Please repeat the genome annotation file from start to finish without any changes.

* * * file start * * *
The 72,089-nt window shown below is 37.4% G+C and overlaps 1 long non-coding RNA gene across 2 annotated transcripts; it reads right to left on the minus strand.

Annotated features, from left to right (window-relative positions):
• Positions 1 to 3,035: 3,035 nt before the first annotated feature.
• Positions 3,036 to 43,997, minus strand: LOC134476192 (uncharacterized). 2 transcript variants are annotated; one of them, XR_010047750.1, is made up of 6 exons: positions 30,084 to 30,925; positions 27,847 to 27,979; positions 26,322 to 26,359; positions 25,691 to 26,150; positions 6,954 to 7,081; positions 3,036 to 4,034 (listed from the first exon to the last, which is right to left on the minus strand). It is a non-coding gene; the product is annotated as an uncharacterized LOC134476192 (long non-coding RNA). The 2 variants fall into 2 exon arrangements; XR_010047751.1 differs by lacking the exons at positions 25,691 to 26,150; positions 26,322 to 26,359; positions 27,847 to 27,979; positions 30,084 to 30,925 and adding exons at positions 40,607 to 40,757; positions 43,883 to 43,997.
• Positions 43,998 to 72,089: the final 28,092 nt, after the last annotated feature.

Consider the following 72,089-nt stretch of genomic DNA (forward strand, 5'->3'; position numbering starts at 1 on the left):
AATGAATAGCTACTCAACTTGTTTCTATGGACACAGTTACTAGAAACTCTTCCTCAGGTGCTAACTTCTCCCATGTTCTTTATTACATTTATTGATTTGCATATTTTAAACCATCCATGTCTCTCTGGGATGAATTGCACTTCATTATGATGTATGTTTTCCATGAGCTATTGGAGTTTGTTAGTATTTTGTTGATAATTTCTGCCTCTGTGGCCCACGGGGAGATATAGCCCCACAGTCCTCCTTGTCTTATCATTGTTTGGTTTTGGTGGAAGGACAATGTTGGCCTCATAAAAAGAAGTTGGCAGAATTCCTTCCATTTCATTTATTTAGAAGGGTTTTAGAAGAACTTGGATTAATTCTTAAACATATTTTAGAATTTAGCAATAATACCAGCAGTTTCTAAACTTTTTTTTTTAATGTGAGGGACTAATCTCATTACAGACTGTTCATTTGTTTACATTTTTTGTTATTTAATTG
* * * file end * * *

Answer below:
The 72,089-nt window shown below is 37.4% G+C and overlaps 1 long non-coding RNA gene across 2 annotated transcripts; it reads right to left on the minus strand.

Annotated features, from left to right (window-relative positions):
• Positions 1 to 3,035: 3,035 nt before the first annotated feature.
• Positions 3,036 to 43,997, minus strand: LOC134476192 (uncharacterized). 2 transcript variants are annotated; one of them, XR_010047750.1, is made up of 6 exons: positions 30,084 to 30,925; positions 27,847 to 27,979; positions 26,322 to 26,359; positions 25,691 to 26,150; positions 6,954 to 7,081; positions 3,036 to 4,034 (listed from the first exon to the last, which is right to left on the minus strand). It is a non-coding gene; the product is annotated as an uncharacterized LOC134476192 (long non-coding RNA). The 2 variants fall into 2 exon arrangements; XR_010047751.1 differs by lacking the exons at positions 25,691 to 26,150; positions 26,322 to 26,359; positions 27,847 to 27,979; positions 30,084 to 30,925 and adding exons at positions 40,607 to 40,757; positions 43,883 to 43,997.
• Positions 43,998 to 72,089: the final 28,092 nt, after the last annotated feature.

Consider the following 72,089-nt stretch of genomic DNA (forward strand, 5'->3'; position numbering starts at 1 on the left):
AATGAATAGCTACTCAACTTGTTTCTATGGACACAGTTACTAGAAACTCTTCCTCAGGTGCTAACTTCTCCCATGTTCTTTATTACATTTATTGATTTGCATATTTTAAACCATCCATGTCTCTCTGGGATGAATTGCACTTCATTATGATGTATGTTTTCCATGAGCTATTGGAGTTTGTTAGTATTTTGTTGATAATTTCTGCCTCTGTGGCCCACGGGGAGATATAGCCCCACAGTCCTCCTTGTCTTATCATTGTTTGGTTTTGGTGGAAGGACAATGTTGGCCTCATAAAAAGAAGTTGGCAGAATTCCTTCCATTTCATTTATTTAGAAGGGTTTTAGAAGAACTTGGATTAATTCTTAAACATATTTTAGAATTTAGCAATAATACCAGCAGTTTCTAAACTTTTTTTTTTAATGTGAGGGACTAATCTCATTACAGACTGTTCATTTGTTTACATTTTTTGTTATTTAATTG